We can do little better than guess at the Aboriginal population of the Sydney district before 1788. Governor Phillip estimated the population of the areas he visited in the first weeks of settlement as 1500 but there is no way of checking how accurate his conjecture was. A number of estimates of the population density of the coastal fringe have been made but there is little agreement between them. K Maddock has estimated the Sydney population to have been 2 to 4 people per square kilometre but this appears to be too high. Taking coastal Sydney only, an area of about 1300 square kilometres, Maddock's estimates gives a population between 2600 and 5200 people with the inland numbers still to be added. In 1946, the Arnhem Land Reserve , with an area twenty times larger than the Sydney district and certainly as fertile a region as our own, maintained a population of no more than 4000 Aborigines.
Another estimate of the population density of coastal environments, reported by Derek Mulvaney, is between 0.05 to .02 people per square kilometre. For the coastal part of Sydney mentioned above, this estimate gives population figures of 65 to 260. Based on a survey of Aboriginal numbers ordered by Governor Phillip in July 1788, these figures seem to small. The survey recorded the presence of 94 men, 34 women and 9 children around the shores of Port Jackson. Although only 34 women were seen, it seems likely that the numbers of men and women were roughly equal, indicating that the Port Jackson area supported atleast 200 people.
It is not unreasonable, therefore, to allocate a population of 200 to the Georges River- Port Hacking district and a similar number to the Hawkesbury River and its southern tributaries. We now have a population of 600 without including Aborigines of the inland. There are no population figures for the area west of Parramatta but it is reported that the population density of the interior was lower than that on the coast.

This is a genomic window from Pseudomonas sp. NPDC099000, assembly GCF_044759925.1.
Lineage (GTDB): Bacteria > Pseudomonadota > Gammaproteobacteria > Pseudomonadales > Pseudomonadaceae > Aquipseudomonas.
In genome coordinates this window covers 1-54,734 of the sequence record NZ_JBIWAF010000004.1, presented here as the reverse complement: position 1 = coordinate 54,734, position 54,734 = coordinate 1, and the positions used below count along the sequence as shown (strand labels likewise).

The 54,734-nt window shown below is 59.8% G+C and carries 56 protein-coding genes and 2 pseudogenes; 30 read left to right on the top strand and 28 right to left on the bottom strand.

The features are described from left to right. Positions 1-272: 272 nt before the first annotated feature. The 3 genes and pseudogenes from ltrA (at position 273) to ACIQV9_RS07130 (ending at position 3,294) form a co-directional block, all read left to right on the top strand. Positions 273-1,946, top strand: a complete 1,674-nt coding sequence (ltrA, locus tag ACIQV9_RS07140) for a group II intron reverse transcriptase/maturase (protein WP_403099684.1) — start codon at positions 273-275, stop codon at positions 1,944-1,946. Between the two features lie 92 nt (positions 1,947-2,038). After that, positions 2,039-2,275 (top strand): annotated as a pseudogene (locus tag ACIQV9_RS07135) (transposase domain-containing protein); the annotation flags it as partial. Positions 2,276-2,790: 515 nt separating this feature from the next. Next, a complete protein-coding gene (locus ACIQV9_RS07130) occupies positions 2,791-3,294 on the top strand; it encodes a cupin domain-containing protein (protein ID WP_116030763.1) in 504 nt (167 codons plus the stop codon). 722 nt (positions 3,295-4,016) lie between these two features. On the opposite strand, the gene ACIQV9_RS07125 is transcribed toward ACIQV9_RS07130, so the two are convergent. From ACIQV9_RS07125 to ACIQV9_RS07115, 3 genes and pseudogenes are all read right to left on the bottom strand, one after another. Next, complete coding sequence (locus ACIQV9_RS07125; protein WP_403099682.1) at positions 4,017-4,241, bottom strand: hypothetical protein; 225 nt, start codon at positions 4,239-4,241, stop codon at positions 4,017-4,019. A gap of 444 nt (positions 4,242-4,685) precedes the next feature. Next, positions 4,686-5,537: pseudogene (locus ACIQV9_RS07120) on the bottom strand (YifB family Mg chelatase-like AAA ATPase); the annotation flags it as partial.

The discovery of a large gathering of Aborigines near Long Bay in June 1788 during Governor Phillip's investigation of the killing of two rushcutters provide some interesting, if inadequate, data on the population of the district.At least 300 people were seen and 212 of them were men. Again assuming that there was a similar number of women(in fact, there may have been more women than men) this indicates a population of atleast 400.
The problem is, of course, that we don't know where these people came from. Those in attendance may represent only a part of the Sydney population or alternatively, may have been drawn from an area larger than the Sydney district. Long Bay was probably in the Cadrigal horde's territory so they were certainly there, while the discovery of 49 canoes on the beach at nearby Congwong Bay suggests that the Gweagals or Bidjigals, or both, were also present. Unfortunately, this is all we know about the origins of the people attending. The gathering was probably the largest observed by Europeans in the region because the smallpox epidemic struck the following year.